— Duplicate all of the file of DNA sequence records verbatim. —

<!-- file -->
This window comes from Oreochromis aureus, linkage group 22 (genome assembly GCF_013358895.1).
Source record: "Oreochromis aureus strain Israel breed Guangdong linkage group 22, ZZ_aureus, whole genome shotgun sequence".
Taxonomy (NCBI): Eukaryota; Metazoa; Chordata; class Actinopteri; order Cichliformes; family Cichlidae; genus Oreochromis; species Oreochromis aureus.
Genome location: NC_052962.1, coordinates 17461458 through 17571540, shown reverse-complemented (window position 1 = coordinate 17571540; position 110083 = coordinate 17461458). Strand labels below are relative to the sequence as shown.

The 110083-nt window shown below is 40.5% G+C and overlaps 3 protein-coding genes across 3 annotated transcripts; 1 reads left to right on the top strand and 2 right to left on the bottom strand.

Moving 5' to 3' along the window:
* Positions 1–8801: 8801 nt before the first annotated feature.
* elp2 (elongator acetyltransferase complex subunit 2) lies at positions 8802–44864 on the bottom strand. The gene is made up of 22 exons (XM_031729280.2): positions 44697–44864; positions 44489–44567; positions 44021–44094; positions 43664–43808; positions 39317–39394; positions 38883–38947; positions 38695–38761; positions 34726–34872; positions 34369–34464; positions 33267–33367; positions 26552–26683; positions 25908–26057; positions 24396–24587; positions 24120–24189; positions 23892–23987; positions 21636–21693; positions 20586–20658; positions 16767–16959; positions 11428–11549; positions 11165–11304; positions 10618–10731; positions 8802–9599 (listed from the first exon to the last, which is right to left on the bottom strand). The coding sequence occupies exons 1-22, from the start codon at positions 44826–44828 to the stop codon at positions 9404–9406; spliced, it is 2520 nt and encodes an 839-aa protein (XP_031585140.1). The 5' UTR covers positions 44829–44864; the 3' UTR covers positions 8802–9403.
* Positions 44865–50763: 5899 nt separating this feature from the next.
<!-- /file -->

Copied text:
This window comes from Oreochromis aureus, linkage group 22 (genome assembly GCF_013358895.1).
Source record: "Oreochromis aureus strain Israel breed Guangdong linkage group 22, ZZ_aureus, whole genome shotgun sequence".
Taxonomy (NCBI): Eukaryota; Metazoa; Chordata; class Actinopteri; order Cichliformes; family Cichlidae; genus Oreochromis; species Oreochromis aureus.
Genome location: NC_052962.1, coordinates 17461458 through 17571540, shown reverse-complemented (window position 1 = coordinate 17571540; position 110083 = coordinate 17461458). Strand labels below are relative to the sequence as shown.

The 110083-nt window shown below is 40.5% G+C and overlaps 3 protein-coding genes across 3 annotated transcripts; 1 reads left to right on the top strand and 2 right to left on the bottom strand.

Moving 5' to 3' along the window:
* Positions 1–8801: 8801 nt before the first annotated feature.
* elp2 (elongator acetyltransferase complex subunit 2) lies at positions 8802–44864 on the bottom strand. The gene is made up of 22 exons (XM_031729280.2): positions 44697–44864; positions 44489–44567; positions 44021–44094; positions 43664–43808; positions 39317–39394; positions 38883–38947; positions 38695–38761; positions 34726–34872; positions 34369–34464; positions 33267–33367; positions 26552–26683; positions 25908–26057; positions 24396–24587; positions 24120–24189; positions 23892–23987; positions 21636–21693; positions 20586–20658; positions 16767–16959; positions 11428–11549; positions 11165–11304; positions 10618–10731; positions 8802–9599 (listed from the first exon to the last, which is right to left on the bottom strand). The coding sequence occupies exons 1-22, from the start codon at positions 44826–44828 to the stop codon at positions 9404–9406; spliced, it is 2520 nt and encodes an 839-aa protein (XP_031585140.1). The 5' UTR covers positions 44829–44864; the 3' UTR covers positions 8802–9403.
* Positions 44865–50763: 5899 nt separating this feature from the next.